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Environmental Health and Preventive Medicine

Open Access

Food intake survey of kindergarten children in Korea: Part 2 increased dietary intake of tin possibly associated with canned foods

  • Hye-Ran Yang1,
  • Eul-Sang Kim2,
  • Yang-Sook Ko3,
  • Kweon Jung1,
  • Jung-Hun Kim1,
  • Takao Watanabe4,
  • Haruo Nakatsuka5,
  • Chan-Seok Moon6,
  • Shinichiro Shimbo7 and
  • Masayuki Ikeda8Email author
Environmental Health and Preventive Medicine201520:466

Received: 17 March 2015

Accepted: 13 April 2015

Published: 21 May 2015



Dietary intake of tin (Sn) may be increased in some children in kindergartens in Korea. The present study was intended to examine this possibility and clarify the extent of the elevation.


24-hour food duplicate and spot urine samples were collected in 2003–2004 from 108 4–6-year-old children (boys and girls combined) in 4 kindergartens (1 in Seoul and 3 in Jeju Island), as reported in a previous publication. These samples were employed in the present analyses to examine tin levels in the diet (including beverages) (Sn-D). A portion of the samples were wet-ashed, and the liquid samples were analyzed for Sn by the ICP-MS method. For statistical evaluation, χ 2 method and Smirnov’s test for extreme value were used.


Sn-D in the 108 cases distributed as extremely biased, and could be divided into two groups, i.e., those with <10 μg Sn/day (accounting for 90 % of the cases), and those with >10 μg/day (for 10 %). Sn-D in the former group was distributed quasi-normally with an AM (median) of 2.9 (2.5) μg/day. The maximum in the latter group was 3012 μg/day. No correlation was detected between Sn-D and Sn in urine (Sn-U). Comparison of the findings with published articles strongly suggested that the high Sn-D was due to consumption of foods (including beverages) preserved in tin-plated cans. No positive confirmation was however possible due to insufficient information on food records.


About 10 % of children surveyed had elevated Sn-D (up to 3 mg/day). It was quite possible that high Sn-D was associated with tin-canned food intake.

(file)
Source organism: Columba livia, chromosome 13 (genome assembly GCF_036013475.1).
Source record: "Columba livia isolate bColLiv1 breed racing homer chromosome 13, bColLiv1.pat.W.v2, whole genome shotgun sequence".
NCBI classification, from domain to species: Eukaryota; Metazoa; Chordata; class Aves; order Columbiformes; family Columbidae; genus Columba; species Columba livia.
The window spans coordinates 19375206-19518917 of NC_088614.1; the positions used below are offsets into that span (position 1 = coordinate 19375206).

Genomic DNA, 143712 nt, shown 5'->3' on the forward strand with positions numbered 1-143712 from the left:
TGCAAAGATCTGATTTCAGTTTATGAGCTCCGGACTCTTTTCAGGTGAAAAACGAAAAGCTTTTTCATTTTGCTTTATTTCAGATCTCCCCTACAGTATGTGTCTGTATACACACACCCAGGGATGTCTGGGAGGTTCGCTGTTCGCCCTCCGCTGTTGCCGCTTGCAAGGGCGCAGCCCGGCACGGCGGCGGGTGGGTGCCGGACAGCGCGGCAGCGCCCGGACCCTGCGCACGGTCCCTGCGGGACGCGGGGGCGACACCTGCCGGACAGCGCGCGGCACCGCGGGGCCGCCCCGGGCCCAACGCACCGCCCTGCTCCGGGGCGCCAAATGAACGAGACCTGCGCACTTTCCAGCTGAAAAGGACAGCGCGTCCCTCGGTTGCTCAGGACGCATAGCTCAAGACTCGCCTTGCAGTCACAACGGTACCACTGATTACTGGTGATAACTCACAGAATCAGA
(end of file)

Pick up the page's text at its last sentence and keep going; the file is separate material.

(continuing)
Canned foodsChildrenDietary intakeKoreaTin


Tin (Sn) is an element with low toxicity, unique in the sense that this element has a direct contact with daily foods, typically through contact with canned foods. Examples are fruits (canned peach and pineapple), fish (canned tuna and salmon) and some types of beverages. The contact is due to the fact that metallic tin has been employed to cover inner surface of food-preserving can materials [1]. Sn may be dissolved into liquid portion in the can, and then to food materials [1]. Thus, consumption of foods and drinks in tin-plated cans may result in elevated oral intake of inorganic tin.

Such possibilities have not been examined in Asia except for Shimbo et al. [2, 3] in Japan. The present study was initiated to examine if such is also the case in Korea, and if so, to what extent.

Another application of tin as a matter of social concern has been the use of organotin compounds (typically tributyltin, tributyltin oxide and triphenyltin) as an antifoulant and an molluscicide which induced pollution of water including oceans [4, 5]. The risk of direct exposure to organotin compounds was considered to be remote [4, 5] and was not taken into consideration in this study.

Materials and methods

Survey sites, participating children and sample collection